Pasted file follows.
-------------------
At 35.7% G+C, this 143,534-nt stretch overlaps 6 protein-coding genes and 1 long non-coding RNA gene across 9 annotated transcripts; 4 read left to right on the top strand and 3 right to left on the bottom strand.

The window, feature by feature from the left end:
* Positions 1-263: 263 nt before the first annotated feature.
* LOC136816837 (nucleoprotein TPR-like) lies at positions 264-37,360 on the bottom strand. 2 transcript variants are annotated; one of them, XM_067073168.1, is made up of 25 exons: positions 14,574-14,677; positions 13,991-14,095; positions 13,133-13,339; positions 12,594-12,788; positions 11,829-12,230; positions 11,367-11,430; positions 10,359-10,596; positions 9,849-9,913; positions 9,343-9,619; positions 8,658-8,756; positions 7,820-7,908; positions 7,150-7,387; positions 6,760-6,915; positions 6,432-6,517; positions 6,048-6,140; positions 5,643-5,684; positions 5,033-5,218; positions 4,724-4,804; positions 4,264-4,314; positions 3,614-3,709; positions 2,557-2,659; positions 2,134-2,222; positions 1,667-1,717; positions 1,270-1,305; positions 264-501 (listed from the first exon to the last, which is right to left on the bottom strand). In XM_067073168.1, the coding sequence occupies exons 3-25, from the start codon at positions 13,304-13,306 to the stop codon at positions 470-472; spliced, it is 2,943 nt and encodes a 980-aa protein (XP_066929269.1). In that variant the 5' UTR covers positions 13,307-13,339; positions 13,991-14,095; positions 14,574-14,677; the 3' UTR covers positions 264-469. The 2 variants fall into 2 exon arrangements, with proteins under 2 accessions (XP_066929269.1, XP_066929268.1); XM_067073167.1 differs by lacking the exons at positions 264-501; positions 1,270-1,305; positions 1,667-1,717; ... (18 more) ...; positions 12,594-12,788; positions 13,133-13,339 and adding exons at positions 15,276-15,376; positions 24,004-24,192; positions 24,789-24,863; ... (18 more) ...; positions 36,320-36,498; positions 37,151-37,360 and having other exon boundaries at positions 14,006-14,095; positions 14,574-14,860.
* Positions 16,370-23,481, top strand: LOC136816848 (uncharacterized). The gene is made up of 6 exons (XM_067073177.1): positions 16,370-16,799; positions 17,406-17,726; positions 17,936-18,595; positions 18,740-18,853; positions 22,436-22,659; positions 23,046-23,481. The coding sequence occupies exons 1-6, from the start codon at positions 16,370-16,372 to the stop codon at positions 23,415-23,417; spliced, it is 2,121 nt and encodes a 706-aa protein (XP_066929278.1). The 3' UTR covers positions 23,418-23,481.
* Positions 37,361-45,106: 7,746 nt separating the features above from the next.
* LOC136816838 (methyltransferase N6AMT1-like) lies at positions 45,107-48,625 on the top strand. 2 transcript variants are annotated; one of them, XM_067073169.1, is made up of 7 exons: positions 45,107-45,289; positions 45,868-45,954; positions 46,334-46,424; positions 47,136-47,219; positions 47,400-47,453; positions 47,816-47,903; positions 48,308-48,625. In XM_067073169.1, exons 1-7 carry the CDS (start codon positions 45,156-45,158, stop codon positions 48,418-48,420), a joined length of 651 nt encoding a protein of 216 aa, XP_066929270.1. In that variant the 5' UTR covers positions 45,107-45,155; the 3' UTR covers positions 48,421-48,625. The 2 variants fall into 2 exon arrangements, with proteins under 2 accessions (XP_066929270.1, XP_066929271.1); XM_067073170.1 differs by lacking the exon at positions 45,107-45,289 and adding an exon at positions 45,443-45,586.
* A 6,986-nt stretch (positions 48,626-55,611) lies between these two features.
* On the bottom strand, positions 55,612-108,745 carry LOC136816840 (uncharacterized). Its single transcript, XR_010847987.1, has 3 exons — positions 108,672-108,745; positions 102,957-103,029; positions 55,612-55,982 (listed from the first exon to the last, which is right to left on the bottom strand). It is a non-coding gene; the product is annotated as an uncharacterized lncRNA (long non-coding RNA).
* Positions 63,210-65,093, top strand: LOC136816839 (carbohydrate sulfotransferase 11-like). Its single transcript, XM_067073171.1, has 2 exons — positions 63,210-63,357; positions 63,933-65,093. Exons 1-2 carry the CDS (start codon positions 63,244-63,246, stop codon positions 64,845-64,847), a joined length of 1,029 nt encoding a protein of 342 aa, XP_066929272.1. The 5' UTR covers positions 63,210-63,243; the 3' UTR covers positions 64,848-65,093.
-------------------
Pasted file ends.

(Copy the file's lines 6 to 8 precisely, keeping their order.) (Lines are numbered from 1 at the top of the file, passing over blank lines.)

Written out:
* Positions 37,361-45,106: 7,746 nt separating the features above from the next.
* LOC136816838 (methyltransferase N6AMT1-like) lies at positions 45,107-48,625 on the top strand. 2 transcript variants are annotated; one of them, XM_067073169.1, is made up of 7 exons: positions 45,107-45,289; positions 45,868-45,954; positions 46,334-46,424; positions 47,136-47,219; positions 47,400-47,453; positions 47,816-47,903; positions 48,308-48,625. In XM_067073169.1, exons 1-7 carry the CDS (start codon positions 45,156-45,158, stop codon positions 48,418-48,420), a joined length of 651 nt encoding a protein of 216 aa, XP_066929270.1. In that variant the 5' UTR covers positions 45,107-45,155; the 3' UTR covers positions 48,421-48,625. The 2 variants fall into 2 exon arrangements, with proteins under 2 accessions (XP_066929270.1, XP_066929271.1); XM_067073170.1 differs by lacking the exon at positions 45,107-45,289 and adding an exon at positions 45,443-45,586.
* A 6,986-nt stretch (positions 48,626-55,611) lies between these two features.